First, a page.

Your phone rings. The voice on the other end, a player in a jailbreak plot, gives you the location of the meet. It's on for tomorrow, in Little Italy. You show up, and your contact gives you the details, plus your first clue on how to proceed in the conspiracy.
You're immersed in Accomplice San Diego, the latest project of La Jolla Playhouse's Without Walls unconventional-theater program. The experience—part play, part game—happens not on a stage, but on street corners and in bars, restaurants and shops.
"The audience gets dropped into the middle of a crime story that's going to unfold throughout all these locations," says creator Tom Salamon. "And you have to figure out where to go next based on clues, and you come across actors in all of these spots, and you don't know who they are, but they know who you are, so it makes you paranoid about every strange person that's out on the street or in a restaurant or a bar."
The "audience" is groups of 10 that start every half hour; the experience takes two hours. But what happens if you misinterpret a clue?
"Well, hopefully we track you down," Salamon says. "But that is part of what happens, and we allow for that. That's always the best stuff. All sorts of different things happen: People dig through garbage and they think that they've found something that was significant, and they follow it. And they walk up to a random crazy person who's thrilled to get the attention of 10 people, and they listen to him and they think he's an actor and they jot down everything he's saying."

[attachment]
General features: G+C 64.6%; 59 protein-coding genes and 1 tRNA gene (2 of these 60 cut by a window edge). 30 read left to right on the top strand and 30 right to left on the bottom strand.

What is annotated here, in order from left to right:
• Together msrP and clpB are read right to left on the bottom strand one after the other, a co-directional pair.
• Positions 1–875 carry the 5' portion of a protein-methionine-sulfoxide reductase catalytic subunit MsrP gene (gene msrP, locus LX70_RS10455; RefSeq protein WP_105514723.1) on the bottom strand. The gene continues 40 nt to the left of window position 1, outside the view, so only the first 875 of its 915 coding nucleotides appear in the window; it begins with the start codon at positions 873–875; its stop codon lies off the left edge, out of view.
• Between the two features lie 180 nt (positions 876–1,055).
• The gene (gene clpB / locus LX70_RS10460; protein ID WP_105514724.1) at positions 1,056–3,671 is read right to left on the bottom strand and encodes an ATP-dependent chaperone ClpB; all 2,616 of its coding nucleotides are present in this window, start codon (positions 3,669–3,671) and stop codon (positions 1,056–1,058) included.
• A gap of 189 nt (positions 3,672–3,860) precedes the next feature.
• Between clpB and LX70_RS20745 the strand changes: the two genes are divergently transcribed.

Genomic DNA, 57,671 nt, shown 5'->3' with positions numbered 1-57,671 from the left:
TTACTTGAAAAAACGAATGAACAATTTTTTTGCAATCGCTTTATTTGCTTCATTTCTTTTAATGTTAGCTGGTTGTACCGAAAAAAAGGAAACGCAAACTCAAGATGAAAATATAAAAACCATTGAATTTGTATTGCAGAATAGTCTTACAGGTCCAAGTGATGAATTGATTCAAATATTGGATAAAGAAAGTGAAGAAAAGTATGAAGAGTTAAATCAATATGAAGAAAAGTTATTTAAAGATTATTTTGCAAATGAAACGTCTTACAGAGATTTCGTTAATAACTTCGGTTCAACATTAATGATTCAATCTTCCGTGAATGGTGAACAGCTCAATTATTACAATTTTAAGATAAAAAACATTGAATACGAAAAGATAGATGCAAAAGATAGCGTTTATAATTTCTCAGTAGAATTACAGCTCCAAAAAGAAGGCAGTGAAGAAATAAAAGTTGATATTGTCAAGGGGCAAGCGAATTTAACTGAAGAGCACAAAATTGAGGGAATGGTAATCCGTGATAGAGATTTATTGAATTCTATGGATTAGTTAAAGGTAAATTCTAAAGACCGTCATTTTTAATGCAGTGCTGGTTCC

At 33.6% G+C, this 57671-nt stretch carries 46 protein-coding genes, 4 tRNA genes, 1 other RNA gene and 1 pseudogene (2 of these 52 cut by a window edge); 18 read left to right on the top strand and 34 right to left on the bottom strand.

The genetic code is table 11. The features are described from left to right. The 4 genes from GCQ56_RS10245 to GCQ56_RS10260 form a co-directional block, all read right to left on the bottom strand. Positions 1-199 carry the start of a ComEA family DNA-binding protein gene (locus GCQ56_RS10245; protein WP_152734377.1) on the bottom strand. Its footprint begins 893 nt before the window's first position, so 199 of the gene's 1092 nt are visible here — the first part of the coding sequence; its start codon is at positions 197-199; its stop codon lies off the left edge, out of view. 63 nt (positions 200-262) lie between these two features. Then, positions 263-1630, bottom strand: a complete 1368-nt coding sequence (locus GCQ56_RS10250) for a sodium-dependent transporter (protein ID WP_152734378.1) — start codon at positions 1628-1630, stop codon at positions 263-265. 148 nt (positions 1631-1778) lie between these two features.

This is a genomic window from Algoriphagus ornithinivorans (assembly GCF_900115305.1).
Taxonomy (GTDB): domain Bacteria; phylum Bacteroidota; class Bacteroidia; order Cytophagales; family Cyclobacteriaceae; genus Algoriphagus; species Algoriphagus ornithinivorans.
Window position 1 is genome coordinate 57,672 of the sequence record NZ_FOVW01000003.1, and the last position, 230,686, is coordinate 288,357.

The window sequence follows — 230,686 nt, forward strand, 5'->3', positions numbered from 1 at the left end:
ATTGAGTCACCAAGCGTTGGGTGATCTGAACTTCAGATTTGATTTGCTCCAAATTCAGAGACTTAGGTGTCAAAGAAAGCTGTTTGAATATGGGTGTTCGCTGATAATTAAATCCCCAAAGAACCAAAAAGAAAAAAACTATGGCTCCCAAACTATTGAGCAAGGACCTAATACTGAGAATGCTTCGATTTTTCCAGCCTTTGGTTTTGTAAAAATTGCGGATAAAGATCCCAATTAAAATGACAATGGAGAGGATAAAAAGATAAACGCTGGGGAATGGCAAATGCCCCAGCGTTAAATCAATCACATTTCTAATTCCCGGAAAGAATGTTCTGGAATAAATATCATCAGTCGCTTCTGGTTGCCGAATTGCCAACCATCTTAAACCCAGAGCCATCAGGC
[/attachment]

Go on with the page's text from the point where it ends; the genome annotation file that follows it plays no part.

Salamon and his sister started Accomplice in New York City in 2004. Actor Neil Patrick Harris experienced it and helped bring it to Hollywood and then to London. La Jolla Playhouse approached Salamon about doing it in San Diego. The San Diego run began in previews on March 26; the official run is from Friday, March 29, through April 21. There are eight performances per day, Thursdays through Sundays. $35-$49. lajollaplayhouse.org/accomplice-san-diego
2 RIGHTEOUS THRILLER
Revered as a saint and a martyr, Thomas Becket made a name for himself as Archbishop of Canterbury in the 12th century as he tangled with King Henry II over the rights of the church. Eventually, Henry grew frustrated and allegedly yelled to his underlings: "Will no one rid me of this troublesome priest?" There's some question as to whether it was a direct order, but the resulting assassination provides the story and title for Murder in the Cathedral, an opera by Ildebrando Pizzetti that opens at the Civic Theatre (1100 Third Ave., Downtown) at 7 p.m. Saturday, March 30, and runs through April 7. Based on a play by T.S. Eliot, the opera is sung in Italian with English translations shown above the stage. $45-$275. sandiegotheatres.org.
3 SAY IT, SPRAY IT
In last week's issue, Seth Combs spent time with local graffiti artist Neko. They toured the city, looking at graffiti art, and talked about the state of the art form in San Diego. Hear more on the subject at Art Pulse (2825 Dewey Road, Suite 103, in Point Loma) on Thursday, March 28, during Graffiti: A Journey from Misunderstood to Museums. From 7 to 9 p.m. local graffiti artists will talk about their experiences, the popularity of street art and the future of the local scene. At 6 p.m. Friday, March 29, round out your graffiti education at Subtext Gallery (2479 Kettner Blvd. in Little Italy) with the opening of Chop Sticks, a graffiti-art show featuring pieces by Neko and Persue. artpulse.org, subtextgallery.com